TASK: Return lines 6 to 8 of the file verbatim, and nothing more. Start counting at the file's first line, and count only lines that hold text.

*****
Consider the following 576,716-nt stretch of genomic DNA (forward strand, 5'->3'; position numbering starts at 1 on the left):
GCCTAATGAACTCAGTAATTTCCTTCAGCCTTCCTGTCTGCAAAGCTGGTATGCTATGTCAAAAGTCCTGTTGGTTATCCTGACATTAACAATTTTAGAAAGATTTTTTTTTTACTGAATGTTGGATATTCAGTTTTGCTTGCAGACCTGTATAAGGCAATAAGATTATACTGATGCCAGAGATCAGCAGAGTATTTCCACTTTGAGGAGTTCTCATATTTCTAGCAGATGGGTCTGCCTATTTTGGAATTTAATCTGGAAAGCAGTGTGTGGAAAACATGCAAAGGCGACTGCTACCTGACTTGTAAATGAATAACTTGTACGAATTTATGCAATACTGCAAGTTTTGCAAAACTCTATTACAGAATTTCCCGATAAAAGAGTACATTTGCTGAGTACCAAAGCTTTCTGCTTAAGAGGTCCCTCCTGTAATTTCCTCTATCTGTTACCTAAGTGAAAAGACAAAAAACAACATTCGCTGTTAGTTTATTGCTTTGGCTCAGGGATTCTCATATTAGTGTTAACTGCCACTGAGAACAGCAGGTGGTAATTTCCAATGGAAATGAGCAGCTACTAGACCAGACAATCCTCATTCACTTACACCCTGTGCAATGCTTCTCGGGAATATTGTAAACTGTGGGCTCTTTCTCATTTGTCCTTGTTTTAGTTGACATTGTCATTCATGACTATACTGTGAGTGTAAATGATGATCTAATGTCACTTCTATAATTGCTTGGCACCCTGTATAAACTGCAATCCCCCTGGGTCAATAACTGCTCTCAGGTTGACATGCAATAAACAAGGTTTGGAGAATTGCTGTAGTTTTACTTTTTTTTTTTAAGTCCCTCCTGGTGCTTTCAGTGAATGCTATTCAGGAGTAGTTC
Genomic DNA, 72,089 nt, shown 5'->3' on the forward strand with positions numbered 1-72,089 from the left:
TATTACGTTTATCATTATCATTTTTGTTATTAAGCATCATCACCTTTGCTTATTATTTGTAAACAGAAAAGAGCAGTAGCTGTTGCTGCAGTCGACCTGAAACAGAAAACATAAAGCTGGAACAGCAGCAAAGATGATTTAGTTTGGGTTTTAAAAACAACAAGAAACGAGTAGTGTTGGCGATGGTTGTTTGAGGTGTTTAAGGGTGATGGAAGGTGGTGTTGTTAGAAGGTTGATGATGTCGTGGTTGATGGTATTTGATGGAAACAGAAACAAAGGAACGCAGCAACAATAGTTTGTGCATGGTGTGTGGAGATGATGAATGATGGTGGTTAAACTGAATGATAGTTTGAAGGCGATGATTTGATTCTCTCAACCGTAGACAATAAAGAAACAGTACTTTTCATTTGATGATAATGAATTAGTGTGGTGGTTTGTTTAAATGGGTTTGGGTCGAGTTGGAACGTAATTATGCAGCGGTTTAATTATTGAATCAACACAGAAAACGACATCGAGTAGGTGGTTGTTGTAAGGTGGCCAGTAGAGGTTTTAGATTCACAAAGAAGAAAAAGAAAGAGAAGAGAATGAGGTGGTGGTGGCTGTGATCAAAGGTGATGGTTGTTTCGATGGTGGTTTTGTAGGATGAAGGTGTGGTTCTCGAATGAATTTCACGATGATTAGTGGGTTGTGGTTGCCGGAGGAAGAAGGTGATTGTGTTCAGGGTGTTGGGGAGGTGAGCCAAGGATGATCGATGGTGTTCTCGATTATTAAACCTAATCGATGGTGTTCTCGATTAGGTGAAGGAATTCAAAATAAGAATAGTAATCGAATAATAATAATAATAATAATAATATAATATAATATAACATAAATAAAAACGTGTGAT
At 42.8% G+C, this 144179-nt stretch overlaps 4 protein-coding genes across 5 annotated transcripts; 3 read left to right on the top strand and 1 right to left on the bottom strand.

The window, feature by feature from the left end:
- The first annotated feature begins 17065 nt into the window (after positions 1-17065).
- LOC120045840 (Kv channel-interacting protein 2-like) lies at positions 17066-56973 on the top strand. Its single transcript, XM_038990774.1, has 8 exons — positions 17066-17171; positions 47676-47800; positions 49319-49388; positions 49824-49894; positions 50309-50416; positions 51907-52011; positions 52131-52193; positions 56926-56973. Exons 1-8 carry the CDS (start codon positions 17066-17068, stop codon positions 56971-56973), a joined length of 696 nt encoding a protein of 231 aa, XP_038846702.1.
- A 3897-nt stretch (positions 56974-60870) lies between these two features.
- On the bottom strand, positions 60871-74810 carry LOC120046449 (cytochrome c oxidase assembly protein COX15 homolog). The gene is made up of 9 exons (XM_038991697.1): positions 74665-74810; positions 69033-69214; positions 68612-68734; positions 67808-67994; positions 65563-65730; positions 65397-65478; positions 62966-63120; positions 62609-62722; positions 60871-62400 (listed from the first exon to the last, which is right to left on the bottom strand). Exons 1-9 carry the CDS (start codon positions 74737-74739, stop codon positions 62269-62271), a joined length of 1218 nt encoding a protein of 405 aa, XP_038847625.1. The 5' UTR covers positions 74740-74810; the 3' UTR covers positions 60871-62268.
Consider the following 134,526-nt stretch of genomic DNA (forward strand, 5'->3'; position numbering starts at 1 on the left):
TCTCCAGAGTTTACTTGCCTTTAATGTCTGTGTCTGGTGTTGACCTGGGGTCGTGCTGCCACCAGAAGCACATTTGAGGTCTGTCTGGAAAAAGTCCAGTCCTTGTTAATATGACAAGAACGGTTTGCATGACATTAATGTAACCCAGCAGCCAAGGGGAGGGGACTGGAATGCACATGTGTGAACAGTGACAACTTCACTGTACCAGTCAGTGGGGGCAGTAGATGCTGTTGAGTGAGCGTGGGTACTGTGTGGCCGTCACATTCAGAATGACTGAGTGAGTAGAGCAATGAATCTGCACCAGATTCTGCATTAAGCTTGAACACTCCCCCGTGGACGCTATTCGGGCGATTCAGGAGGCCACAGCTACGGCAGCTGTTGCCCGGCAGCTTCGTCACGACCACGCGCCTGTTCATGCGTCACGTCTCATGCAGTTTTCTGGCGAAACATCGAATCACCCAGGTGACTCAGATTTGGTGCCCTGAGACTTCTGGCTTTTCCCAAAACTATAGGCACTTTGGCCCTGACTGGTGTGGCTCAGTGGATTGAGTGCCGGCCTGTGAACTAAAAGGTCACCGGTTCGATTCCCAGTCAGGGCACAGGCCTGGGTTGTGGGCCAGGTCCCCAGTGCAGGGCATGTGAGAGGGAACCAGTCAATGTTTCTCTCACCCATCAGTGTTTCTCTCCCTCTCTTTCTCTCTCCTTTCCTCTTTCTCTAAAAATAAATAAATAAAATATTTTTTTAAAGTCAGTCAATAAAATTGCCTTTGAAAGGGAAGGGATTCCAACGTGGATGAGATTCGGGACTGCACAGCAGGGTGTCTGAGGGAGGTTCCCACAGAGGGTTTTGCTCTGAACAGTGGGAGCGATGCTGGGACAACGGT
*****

The window, feature by feature from the left end:
- The first annotated feature begins 17065 nt into the window (after positions 1-17065).
- LOC120045840 (Kv channel-interacting protein 2-like) lies at positions 17066-56973 on the top strand. Its single transcript, XM_038990774.1, has 8 exons — positions 17066-17171; positions 47676-47800; positions 49319-49388; positions 49824-49894; positions 50309-50416; positions 51907-52011; positions 52131-52193; positions 56926-56973. Exons 1-8 carry the CDS (start codon positions 17066-17068, stop codon positions 56971-56973), a joined length of 696 nt encoding a protein of 231 aa, XP_038846702.1.